Last week’s economic news included readings on homebuilder confidence in housing market conditions, minutes of January’s Federal Open Market Committee meeting, and existing home sales reported by the National Association of Realtors®. Weekly readings on mortgage rates and new jobless claims were also released.
NAHB: Home Builder Confidence Rises to 4-Month High
Homebuilder confidence rose for the second consecutive month in February and four points higher to an index reading of 62, which exceeded analyst expectations of a one-point increase in builder confidence.
Components of the NAHB Housing Market Index also rose. Builder confidence in current market conditions rose three points to 67; builder confidence in market conditions over the next six months rose five points to 68 and builder confidence rose four points to an index reading of 48. Index readings over 50 are considered positive, but readings for buyer traffic are typically lower than the benchmark of 50.
Real estate and mortgage lending pros consider the Housing Market Index and its component readings as an indication of future home building pace. During times with few available homes and high buyer demand, industry leaders rely on builders to provide more homes.
Fed Holds Off on Raising Key Interest Rate
Minutes of the Fed’s January meeting of its Federal Open Market Committee indicated a divide in members’ positions regarding raising or holding the current federal funds rate steady. The current rate of 2.25 to 2.50 percent was unchanged as Committee members considered global economic uncertainty and domestic concerns including trade policies. On a positive note, the Fed lowered its expected reading for long-term national unemployment from 4.50 percent to 4.40 percent. Strong labor markets encourage would-be home buyers to consider buying homes.
Sales of Pre-owned Homes Fall to Three-Year Low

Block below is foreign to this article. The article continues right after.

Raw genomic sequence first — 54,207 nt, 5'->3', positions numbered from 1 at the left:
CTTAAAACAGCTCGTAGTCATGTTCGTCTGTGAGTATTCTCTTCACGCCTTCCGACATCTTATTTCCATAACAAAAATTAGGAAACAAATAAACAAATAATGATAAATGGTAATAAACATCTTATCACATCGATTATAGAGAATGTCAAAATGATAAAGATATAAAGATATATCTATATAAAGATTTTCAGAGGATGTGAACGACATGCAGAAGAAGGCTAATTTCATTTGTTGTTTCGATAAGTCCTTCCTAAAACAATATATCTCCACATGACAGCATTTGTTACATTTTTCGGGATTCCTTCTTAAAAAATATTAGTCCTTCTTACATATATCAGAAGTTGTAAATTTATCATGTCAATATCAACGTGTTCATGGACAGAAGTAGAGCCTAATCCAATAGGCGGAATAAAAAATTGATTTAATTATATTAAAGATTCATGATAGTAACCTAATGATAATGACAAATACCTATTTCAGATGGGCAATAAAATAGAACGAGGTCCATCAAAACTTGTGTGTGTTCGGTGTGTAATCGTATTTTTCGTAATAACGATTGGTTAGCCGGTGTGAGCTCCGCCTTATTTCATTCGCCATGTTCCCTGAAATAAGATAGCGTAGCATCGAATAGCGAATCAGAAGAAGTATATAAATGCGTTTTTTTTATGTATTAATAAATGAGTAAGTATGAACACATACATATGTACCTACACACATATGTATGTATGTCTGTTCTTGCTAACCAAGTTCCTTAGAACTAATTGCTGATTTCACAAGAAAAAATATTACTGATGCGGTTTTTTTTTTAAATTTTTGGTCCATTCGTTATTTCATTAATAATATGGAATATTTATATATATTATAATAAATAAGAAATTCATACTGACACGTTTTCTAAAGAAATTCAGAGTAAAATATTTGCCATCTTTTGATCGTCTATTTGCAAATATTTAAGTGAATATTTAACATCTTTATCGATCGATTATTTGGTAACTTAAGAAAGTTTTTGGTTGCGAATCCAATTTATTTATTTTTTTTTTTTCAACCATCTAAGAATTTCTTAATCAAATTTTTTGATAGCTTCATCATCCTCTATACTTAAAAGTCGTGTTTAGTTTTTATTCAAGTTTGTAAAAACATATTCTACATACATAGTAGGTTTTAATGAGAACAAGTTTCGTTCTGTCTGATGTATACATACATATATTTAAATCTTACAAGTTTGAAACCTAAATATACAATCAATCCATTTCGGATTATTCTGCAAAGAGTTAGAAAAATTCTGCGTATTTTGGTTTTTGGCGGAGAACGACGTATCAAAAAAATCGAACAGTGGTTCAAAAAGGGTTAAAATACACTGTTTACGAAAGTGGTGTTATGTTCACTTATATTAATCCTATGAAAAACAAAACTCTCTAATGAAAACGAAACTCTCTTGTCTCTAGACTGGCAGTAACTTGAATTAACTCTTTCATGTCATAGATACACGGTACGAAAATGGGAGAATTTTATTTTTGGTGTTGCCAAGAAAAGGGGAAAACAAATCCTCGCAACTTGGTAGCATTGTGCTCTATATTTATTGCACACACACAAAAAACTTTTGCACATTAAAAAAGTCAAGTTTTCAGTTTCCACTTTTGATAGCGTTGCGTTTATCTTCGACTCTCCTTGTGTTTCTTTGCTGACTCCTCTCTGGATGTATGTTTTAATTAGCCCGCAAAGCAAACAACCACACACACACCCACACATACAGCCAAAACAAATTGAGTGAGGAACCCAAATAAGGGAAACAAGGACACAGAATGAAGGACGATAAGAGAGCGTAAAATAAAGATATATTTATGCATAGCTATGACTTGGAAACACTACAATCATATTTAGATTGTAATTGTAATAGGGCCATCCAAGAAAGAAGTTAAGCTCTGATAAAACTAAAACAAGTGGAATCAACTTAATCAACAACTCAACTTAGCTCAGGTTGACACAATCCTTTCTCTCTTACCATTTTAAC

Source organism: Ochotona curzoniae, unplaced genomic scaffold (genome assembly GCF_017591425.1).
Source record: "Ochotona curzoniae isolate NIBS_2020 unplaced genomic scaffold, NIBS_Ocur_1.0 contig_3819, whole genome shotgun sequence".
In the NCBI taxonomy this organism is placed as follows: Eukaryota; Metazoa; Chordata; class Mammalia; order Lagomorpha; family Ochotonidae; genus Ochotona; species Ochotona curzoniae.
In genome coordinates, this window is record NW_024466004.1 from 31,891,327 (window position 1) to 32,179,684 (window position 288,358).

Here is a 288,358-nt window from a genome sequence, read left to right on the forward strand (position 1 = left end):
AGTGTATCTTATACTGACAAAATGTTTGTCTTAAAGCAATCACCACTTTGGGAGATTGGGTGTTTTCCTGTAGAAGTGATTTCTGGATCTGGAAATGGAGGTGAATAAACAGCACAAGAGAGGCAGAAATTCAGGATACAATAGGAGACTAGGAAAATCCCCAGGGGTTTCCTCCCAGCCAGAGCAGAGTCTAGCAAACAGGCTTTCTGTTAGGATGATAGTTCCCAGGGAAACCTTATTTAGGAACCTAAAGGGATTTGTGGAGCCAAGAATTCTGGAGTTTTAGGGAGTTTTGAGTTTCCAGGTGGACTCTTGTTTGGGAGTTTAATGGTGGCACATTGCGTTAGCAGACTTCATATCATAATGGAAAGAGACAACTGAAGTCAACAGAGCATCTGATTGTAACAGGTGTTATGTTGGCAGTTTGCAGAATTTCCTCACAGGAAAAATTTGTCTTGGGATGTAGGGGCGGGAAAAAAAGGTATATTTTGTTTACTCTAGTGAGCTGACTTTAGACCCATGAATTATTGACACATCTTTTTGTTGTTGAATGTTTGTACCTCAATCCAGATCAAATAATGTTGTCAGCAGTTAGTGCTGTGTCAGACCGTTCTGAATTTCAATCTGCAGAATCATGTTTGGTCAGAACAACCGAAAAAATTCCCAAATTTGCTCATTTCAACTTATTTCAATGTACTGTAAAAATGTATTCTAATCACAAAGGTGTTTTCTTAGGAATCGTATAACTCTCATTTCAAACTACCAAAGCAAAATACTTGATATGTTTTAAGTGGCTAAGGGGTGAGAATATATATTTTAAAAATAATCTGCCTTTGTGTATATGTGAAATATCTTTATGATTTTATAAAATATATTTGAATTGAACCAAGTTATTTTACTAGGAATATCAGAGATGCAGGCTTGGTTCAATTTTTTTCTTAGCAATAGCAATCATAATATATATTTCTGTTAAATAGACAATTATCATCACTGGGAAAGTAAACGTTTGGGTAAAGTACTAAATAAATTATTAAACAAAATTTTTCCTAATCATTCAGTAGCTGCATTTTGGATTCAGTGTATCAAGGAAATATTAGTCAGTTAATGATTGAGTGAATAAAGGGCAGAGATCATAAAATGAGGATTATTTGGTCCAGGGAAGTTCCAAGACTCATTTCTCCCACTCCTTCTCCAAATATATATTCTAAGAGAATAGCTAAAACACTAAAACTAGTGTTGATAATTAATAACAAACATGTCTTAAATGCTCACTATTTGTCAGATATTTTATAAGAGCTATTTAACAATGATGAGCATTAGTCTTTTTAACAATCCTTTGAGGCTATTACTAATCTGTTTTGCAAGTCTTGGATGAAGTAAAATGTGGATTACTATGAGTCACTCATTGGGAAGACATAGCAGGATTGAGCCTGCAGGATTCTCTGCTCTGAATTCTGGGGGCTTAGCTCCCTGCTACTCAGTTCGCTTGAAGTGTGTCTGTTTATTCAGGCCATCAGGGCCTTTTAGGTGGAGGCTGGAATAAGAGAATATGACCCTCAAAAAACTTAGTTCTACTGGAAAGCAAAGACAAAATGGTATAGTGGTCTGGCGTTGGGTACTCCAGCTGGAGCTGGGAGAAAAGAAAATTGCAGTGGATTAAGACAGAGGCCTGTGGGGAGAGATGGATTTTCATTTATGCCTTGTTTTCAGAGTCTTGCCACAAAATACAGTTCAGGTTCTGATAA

The National Association of Realtors® reported the lowest level of previously-owned home sales in three years. Sales were 1.20 percent lower than their three-year low in December and were 8.50 percent lower year-over-year. 4,94 million pre-owned homes were sold on a seasonally-adjusted annual basis; analysts expected 4,99 million sales and 5.00 million pre-owned homes were sold in December.
The national median home price was $247,500 in January, which was 2.80 percent higher year-over-year; this was the slowest rate of home price growth since 2012.
Home prices may have peaked in high-demand metro areas where prices are unaffordable for most residents. First-time home buyers lost market share in January and comprised 29 percent of all sales as compared to a long-term market share of 40 percent. Concerns over affordability, supplies of homes for sale and potential increases in mortgage rates sidelined first-time and moderate-income home buyers.
Mortgage Rates, New Jobless Claims Lower
Freddie Mac reported lower mortgage rates last week; rates for a 30-year fixed rate mortgage fell two basis points to 4.35 percent. Rates for a 15-year fixed-rate mortgage averaged three basis points lower at 3.78 percent.
Rates for a 5/1 adjustable-rate mortgage averaged four basis points lower at 3.84 percent. Discount points averaged 0.50 percent for 30-year fixed rate mortgages, 0.40 percent for 15-year fixed rate mortgages, and 0.30 percent for 5/1 adjustable rate mortgages.
First-time jobless claims were lower last week with 216,000 claims filed as compared to expectations of 229,000 new claims filed and the previous week’s reading of 239,000 first-time claims filed.
This week’s scheduled economic reports include Case-Shiller Home Price Indices, new home sales, and Commerce Department readings on housing starts and building permits issued. Data on consumer confidence is expected along with weekly readings on mortgage rates and new jobless claims.